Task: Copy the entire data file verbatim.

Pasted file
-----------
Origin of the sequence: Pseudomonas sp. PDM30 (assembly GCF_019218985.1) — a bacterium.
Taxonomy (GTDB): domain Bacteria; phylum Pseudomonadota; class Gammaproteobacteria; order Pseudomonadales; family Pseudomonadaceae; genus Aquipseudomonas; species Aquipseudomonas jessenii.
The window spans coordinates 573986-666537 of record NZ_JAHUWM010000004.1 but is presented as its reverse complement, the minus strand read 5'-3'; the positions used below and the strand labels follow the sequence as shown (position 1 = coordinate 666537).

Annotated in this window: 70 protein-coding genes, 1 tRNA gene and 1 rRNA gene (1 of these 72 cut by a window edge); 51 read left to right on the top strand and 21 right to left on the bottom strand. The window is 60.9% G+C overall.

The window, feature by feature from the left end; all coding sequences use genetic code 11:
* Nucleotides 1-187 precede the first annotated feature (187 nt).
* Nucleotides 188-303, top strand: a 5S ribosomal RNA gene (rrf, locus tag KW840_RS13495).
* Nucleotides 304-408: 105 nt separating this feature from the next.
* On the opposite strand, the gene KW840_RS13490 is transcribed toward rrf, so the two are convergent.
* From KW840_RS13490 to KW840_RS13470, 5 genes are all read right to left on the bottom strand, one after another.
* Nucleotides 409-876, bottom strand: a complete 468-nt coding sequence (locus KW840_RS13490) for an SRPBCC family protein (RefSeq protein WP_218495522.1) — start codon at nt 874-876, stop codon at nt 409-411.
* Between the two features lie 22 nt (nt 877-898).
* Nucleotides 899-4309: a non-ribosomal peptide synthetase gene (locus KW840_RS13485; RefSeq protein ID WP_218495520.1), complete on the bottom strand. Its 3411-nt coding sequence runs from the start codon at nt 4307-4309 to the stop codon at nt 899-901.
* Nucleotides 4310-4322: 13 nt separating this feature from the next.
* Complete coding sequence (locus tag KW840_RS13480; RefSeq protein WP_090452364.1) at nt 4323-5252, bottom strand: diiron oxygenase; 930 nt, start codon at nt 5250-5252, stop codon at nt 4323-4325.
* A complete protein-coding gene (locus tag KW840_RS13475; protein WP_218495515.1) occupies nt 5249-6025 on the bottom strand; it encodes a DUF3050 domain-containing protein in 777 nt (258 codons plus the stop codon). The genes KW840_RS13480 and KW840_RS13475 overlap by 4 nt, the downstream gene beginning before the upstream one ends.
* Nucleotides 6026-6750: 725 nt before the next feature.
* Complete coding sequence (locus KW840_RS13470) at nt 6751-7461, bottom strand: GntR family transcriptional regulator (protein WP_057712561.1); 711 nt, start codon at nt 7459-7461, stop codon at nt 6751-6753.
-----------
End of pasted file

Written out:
Origin of the sequence: Pseudomonas sp. PDM30 (assembly GCF_019218985.1) — a bacterium.
Taxonomy (GTDB): domain Bacteria; phylum Pseudomonadota; class Gammaproteobacteria; order Pseudomonadales; family Pseudomonadaceae; genus Aquipseudomonas; species Aquipseudomonas jessenii.
The window spans coordinates 573986-666537 of record NZ_JAHUWM010000004.1 but is presented as its reverse complement, the minus strand read 5'-3'; the positions used below and the strand labels follow the sequence as shown (position 1 = coordinate 666537).

Annotated in this window: 70 protein-coding genes, 1 tRNA gene and 1 rRNA gene (1 of these 72 cut by a window edge); 51 read left to right on the top strand and 21 right to left on the bottom strand. The window is 60.9% G+C overall.

The window, feature by feature from the left end; all coding sequences use genetic code 11:
* Nucleotides 1-187 precede the first annotated feature (187 nt).
* Nucleotides 188-303, top strand: a 5S ribosomal RNA gene (rrf, locus tag KW840_RS13495).
* Nucleotides 304-408: 105 nt separating this feature from the next.
* On the opposite strand, the gene KW840_RS13490 is transcribed toward rrf, so the two are convergent.
* From KW840_RS13490 to KW840_RS13470, 5 genes are all read right to left on the bottom strand, one after another.
* Nucleotides 409-876, bottom strand: a complete 468-nt coding sequence (locus KW840_RS13490) for an SRPBCC family protein (RefSeq protein WP_218495522.1) — start codon at nt 874-876, stop codon at nt 409-411.
* Between the two features lie 22 nt (nt 877-898).
* Nucleotides 899-4309: a non-ribosomal peptide synthetase gene (locus KW840_RS13485; RefSeq protein ID WP_218495520.1), complete on the bottom strand. Its 3411-nt coding sequence runs from the start codon at nt 4307-4309 to the stop codon at nt 899-901.
* Nucleotides 4310-4322: 13 nt separating this feature from the next.
* Complete coding sequence (locus tag KW840_RS13480; RefSeq protein WP_090452364.1) at nt 4323-5252, bottom strand: diiron oxygenase; 930 nt, start codon at nt 5250-5252, stop codon at nt 4323-4325.
* A complete protein-coding gene (locus tag KW840_RS13475; protein WP_218495515.1) occupies nt 5249-6025 on the bottom strand; it encodes a DUF3050 domain-containing protein in 777 nt (258 codons plus the stop codon). The genes KW840_RS13480 and KW840_RS13475 overlap by 4 nt, the downstream gene beginning before the upstream one ends.
* Nucleotides 6026-6750: 725 nt before the next feature.
* Complete coding sequence (locus KW840_RS13470) at nt 6751-7461, bottom strand: GntR family transcriptional regulator (protein WP_057712561.1); 711 nt, start codon at nt 7459-7461, stop codon at nt 6751-6753.